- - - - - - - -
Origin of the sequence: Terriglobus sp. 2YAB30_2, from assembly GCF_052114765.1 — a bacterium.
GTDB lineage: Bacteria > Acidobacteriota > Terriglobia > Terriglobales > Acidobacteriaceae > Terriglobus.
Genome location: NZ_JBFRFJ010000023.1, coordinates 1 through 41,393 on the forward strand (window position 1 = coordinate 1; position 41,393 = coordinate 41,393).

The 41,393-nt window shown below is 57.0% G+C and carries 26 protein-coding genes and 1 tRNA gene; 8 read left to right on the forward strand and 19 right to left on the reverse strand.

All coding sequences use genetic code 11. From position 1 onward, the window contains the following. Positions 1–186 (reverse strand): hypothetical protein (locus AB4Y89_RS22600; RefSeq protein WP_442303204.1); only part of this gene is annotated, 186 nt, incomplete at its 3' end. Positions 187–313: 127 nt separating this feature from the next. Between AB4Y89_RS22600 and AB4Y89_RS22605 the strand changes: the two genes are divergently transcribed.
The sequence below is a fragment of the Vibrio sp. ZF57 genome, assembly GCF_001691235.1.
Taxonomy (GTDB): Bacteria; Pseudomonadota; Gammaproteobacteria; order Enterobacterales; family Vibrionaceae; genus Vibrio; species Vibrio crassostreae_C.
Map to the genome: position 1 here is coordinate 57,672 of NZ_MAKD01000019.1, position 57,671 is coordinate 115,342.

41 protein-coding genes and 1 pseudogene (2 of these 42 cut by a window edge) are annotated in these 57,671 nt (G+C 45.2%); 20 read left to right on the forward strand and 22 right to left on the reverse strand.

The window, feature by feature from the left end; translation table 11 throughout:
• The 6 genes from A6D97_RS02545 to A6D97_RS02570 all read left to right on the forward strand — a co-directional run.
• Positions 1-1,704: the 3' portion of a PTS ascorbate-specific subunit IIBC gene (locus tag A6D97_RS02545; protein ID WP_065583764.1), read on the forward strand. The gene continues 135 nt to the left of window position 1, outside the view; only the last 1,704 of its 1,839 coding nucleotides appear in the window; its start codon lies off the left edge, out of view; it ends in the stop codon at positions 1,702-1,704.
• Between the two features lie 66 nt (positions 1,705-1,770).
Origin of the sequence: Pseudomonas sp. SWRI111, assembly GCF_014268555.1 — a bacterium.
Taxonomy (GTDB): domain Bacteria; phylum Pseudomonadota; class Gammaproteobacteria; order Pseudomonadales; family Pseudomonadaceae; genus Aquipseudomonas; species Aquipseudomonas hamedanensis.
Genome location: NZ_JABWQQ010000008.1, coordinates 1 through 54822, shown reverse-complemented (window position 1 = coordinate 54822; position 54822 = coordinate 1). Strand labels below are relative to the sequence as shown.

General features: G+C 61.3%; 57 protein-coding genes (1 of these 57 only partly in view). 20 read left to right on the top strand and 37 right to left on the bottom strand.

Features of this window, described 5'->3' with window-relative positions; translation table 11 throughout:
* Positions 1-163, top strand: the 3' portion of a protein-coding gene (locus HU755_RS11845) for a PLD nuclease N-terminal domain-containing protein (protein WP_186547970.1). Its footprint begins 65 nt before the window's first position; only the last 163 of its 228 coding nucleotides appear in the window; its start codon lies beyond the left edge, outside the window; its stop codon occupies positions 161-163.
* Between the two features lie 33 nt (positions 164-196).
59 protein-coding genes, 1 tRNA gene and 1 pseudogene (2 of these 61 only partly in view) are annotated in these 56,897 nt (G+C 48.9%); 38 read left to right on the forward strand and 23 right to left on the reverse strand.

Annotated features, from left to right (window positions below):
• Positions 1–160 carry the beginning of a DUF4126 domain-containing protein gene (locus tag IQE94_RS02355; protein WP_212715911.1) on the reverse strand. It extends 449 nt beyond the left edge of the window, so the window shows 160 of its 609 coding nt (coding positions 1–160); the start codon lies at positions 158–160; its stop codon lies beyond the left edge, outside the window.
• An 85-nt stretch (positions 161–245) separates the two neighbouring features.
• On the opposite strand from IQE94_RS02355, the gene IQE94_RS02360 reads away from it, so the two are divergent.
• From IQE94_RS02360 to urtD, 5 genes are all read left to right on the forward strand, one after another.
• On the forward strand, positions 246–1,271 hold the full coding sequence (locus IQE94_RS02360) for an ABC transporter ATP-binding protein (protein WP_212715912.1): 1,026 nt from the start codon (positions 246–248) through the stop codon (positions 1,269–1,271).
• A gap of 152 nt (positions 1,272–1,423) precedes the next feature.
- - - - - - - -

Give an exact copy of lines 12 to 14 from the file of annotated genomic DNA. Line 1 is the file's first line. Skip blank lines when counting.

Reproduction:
• Positions 1-1,704: the 3' portion of a PTS ascorbate-specific subunit IIBC gene (locus tag A6D97_RS02545; protein ID WP_065583764.1), read on the forward strand. The gene continues 135 nt to the left of window position 1, outside the view; only the last 1,704 of its 1,839 coding nucleotides appear in the window; its start codon lies off the left edge, out of view; it ends in the stop codon at positions 1,702-1,704.
• Between the two features lie 66 nt (positions 1,705-1,770).
Origin of the sequence: Pseudomonas sp. SWRI111, assembly GCF_014268555.1 — a bacterium.